The standard explanation for the meaning of inculturation is from the REDEMPTORIS MISSIO:
Incarnating the Gospel in Peoples’ Culture
52. As she carries out missionary activity among the nations, the Church encounters different cultures and becomes involved in the process of inculturation. The need for such involvement has marked the Church’s pilgrimage throughout her history, but today it is particularly urgent.
The process of the Church’s insertion into peoples’ cultures is a lengthy one. It is not a matter of purely external adaptation, for inculturation “means the intimate transformation of authentic cultural values through their integration in Christianity and the insertion of Christianity in the various human cultures.”85 The process is thus a profound and all-embracing one, which involves the Christian message and also the Church’s reflection and practice. But at the same time it is a difficult process, for it must in no way compromise the distinctiveness and integrity of the Christian faith.
Through inculturation the Church makes the Gospel incarnate in different cultures and at the same time introduces peoples, together with their cultures, into her own community.86 She transmits to them her own values, at the same time taking the good elements that already exist in them and renewing them from within.87 Through inculturation the Church, for her part, becomes a more intelligible sign of what she is, and a more effective instrument of mission.
Thanks to this action within the local churches, the universal Church herself is enriched with forms of expression and values in the various sectors of Christian life, such as evangelization, worship, theology and charitable works. She comes to know and to express better the mystery of Christ, all the while being motivated to continual renewal. During my pastoral visits to the young churches I have repeatedly dealt with these themes, which are present in the Council and the subsequent Magisterium.88
Inculturation is a slow journey which accompanies the whole of missionary life. It involves those working in the Church’s mission ad gentes, the Christian communities as they develop, and the bishops, who have the task of providing discernment and encouragement for its implementation.89
53. Missionaries, who come from other churches and countries, must immerse themselves in the cultural milieu of those to whom they are sent, moving beyond their own cultural limitations. Hence they must learn the language of the place in which they work, become familiar with the most important expressions of the local culture, and discover its values through direct experience. Only if they have this kind of awareness will they be able to bring to people the knowledge of the hidden mystery (cf. Rom 16:25-27; Eph 3:5) in a credible and fruitful way. It is not of course a matter of missionaries renouncing their own cultural identity, but of understanding, appreciating, fostering and evangelizing the culture of the environment in which they are working, and therefore of equipping themselves to communicate effectively with it, adopting a manner of living which is a sign of gospel witness and of solidarity with the people.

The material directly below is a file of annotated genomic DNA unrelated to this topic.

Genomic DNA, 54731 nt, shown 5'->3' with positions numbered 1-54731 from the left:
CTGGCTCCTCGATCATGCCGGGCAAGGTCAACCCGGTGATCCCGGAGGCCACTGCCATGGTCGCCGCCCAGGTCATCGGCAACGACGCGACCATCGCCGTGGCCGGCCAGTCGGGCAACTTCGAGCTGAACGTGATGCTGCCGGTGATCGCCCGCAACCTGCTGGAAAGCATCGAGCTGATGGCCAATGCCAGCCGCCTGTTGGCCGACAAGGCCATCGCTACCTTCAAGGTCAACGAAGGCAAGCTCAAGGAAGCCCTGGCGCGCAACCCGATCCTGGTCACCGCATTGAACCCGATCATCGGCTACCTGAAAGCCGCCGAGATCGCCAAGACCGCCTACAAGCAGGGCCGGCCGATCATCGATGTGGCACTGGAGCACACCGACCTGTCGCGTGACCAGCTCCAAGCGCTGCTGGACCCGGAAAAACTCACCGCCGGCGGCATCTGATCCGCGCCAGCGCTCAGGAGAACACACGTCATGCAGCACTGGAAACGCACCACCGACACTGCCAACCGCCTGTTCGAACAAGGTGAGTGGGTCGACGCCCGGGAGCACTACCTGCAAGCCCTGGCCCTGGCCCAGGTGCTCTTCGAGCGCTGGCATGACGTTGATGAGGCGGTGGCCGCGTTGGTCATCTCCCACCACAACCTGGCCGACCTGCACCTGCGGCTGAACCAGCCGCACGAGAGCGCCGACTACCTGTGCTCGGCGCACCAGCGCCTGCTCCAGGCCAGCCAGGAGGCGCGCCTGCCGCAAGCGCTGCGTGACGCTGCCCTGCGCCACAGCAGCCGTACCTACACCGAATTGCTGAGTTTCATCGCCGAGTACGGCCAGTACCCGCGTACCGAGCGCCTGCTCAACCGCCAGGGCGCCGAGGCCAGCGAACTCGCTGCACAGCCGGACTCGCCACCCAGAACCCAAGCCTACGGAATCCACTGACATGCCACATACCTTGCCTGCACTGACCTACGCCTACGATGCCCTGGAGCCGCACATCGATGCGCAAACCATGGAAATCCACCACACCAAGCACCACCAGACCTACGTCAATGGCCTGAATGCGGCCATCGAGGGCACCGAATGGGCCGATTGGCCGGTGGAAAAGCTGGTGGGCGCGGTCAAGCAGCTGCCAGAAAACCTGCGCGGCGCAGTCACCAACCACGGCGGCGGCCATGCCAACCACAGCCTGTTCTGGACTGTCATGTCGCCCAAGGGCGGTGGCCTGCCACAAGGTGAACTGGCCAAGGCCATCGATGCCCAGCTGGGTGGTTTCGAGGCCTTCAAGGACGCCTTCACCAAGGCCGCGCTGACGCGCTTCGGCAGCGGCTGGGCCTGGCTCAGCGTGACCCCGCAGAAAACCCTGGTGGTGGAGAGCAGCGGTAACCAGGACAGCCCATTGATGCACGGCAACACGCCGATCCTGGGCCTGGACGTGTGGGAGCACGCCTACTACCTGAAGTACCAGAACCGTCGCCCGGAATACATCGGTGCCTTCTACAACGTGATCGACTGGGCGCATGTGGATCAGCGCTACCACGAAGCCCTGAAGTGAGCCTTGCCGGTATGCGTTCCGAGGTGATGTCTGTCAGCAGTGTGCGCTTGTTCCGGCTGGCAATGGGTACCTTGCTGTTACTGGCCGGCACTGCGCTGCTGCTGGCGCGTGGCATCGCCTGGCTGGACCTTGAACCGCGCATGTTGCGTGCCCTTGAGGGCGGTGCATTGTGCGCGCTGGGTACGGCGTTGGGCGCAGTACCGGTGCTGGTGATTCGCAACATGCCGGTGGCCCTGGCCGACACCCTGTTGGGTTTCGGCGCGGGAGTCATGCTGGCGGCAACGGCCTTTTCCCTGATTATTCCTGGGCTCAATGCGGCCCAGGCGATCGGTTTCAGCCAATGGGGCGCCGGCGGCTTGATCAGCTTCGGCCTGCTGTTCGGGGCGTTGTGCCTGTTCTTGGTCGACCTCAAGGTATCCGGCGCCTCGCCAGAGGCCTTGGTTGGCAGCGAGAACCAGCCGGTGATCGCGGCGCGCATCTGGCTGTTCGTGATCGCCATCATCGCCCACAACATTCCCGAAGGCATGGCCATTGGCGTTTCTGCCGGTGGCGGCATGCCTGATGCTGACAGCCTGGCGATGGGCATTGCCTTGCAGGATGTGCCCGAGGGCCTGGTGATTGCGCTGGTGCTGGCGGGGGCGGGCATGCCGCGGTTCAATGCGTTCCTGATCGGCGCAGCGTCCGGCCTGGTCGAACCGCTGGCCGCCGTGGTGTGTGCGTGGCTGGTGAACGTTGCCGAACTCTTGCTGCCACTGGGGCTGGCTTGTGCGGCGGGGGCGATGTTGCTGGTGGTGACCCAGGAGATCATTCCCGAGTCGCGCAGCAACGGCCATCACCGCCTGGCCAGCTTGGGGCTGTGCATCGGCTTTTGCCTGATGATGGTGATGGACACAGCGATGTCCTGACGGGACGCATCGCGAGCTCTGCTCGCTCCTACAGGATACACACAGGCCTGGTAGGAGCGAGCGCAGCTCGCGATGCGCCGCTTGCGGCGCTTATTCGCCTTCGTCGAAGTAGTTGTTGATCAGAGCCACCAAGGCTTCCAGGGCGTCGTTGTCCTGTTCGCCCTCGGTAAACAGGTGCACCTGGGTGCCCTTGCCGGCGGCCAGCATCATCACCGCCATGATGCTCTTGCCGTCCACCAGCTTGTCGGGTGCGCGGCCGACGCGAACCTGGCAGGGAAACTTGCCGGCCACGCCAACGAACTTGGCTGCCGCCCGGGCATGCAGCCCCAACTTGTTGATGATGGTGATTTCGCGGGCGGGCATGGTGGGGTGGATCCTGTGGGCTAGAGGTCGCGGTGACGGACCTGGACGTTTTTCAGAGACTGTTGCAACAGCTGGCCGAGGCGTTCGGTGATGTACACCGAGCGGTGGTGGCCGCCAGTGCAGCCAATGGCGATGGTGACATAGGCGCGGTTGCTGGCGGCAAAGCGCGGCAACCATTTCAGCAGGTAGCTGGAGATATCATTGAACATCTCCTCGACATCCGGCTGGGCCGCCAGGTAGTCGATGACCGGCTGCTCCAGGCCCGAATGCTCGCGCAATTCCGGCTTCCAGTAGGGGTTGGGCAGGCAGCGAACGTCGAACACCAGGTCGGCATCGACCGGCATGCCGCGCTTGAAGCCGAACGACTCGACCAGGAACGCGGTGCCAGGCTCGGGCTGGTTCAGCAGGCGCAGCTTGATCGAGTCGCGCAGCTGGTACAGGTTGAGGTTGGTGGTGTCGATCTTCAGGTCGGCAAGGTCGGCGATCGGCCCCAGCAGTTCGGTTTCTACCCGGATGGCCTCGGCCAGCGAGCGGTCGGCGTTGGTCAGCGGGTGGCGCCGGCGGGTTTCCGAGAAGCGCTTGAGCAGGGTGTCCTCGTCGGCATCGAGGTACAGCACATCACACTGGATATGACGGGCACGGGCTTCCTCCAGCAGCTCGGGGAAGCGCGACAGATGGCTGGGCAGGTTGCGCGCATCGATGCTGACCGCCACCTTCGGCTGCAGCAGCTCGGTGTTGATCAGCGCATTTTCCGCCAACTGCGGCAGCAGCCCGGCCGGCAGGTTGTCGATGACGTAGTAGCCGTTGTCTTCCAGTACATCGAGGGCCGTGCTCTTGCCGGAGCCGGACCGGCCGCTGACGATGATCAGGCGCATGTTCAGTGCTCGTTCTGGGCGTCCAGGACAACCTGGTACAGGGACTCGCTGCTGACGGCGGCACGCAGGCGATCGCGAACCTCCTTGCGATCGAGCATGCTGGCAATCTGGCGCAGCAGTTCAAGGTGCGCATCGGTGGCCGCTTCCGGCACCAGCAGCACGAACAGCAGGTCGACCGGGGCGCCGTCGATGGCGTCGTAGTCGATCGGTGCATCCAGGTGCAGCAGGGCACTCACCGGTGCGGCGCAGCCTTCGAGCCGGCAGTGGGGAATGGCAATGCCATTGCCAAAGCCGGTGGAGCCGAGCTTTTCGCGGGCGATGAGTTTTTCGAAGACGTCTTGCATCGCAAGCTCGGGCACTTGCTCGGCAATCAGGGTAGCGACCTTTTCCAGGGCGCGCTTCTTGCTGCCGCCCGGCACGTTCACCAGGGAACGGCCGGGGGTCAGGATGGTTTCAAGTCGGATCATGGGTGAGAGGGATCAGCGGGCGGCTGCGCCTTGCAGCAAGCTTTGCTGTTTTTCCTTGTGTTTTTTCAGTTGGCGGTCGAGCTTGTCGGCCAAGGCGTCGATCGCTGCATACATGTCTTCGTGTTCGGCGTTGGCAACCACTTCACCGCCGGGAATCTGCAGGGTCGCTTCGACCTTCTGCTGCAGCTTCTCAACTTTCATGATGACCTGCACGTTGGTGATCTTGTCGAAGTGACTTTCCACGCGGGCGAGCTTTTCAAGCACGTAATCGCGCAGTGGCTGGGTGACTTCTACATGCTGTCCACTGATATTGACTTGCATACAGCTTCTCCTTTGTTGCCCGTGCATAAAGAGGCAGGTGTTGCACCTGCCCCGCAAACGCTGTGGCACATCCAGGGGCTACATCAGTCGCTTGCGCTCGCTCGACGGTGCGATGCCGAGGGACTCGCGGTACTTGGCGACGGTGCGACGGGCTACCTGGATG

Developing ecclesial communities, inspired by the Gospel, will gradually be able to express their Christian experience in original ways and forms that are consonant with their own cultural traditions, provided that those traditions are in harmony with the objective requirements of the faith itself. To this end, especially in the more delicate areas of inculturation, particular churches of the same region should work in communion with each other90 and with the whole Church, convinced that only through attention both to the universal Church and to the particular churches will they be capable of translating the treasure of faith into a legitimate variety of expressions.91 Groups which have been evangelized will thus provide the elements for a “translation” of the gospel message,92 keeping in mind the positive elements acquired down the centuries from Christianity’s contact with different cultures and not forgetting the dangers of alterations which have sometimes occurred.93
54. In this regard, certain guidelines remain basic. Properly applied, inculturation must be guided by two principles: “compatibility with the gospel and communion with the universal Church.”94 Bishops, as guardians of the “deposit of faith,” will take care to ensure fidelity and, in particular, to provide discernment,95 for which a deeply balanced approach is required. In fact there is a risk of passing uncritically from a form of alienation from culture to an overestimation of culture. Since culture is a human creation and is therefore marked by sin, it too needs to be “healed, ennobled and perfected.”96
This kind of process needs to take place gradually, in such a way that it really is an expression of the community’s Christian experience. As Pope Paul VI said in Kampala: “It will require an incubation of the Christian ‘mystery’ in the genius of your people in order that its native voice, more clearly and frankly, may then be raised harmoniously in the chorus of other voices in the universal Church.”97 In effect, inculturation must involve the whole people of God, and not just a few experts, since the people reflect the authentic sensus fidei which must never be lost sight of Inculturation needs to be guided and encouraged, but not forced, lest it give rise to negative reactions among Christians. It must be an expression of the community’s life, one which must mature within the community itself, and not be exclusively the result of erudite research. The safeguarding of traditional values is the work of a mature faith.
Evangelical’s Definition of Inculturation
Statements from the Edinburgh 2010, in general representing worldwide Evangelical voices, also refers to the above definition, while including other Protestant and Evangelical Conferences’ reports. This is summarised in the section titled ‘Contextualization, inculturation and dialogue of worldviews‘ under the Transversal Topics of the Conference.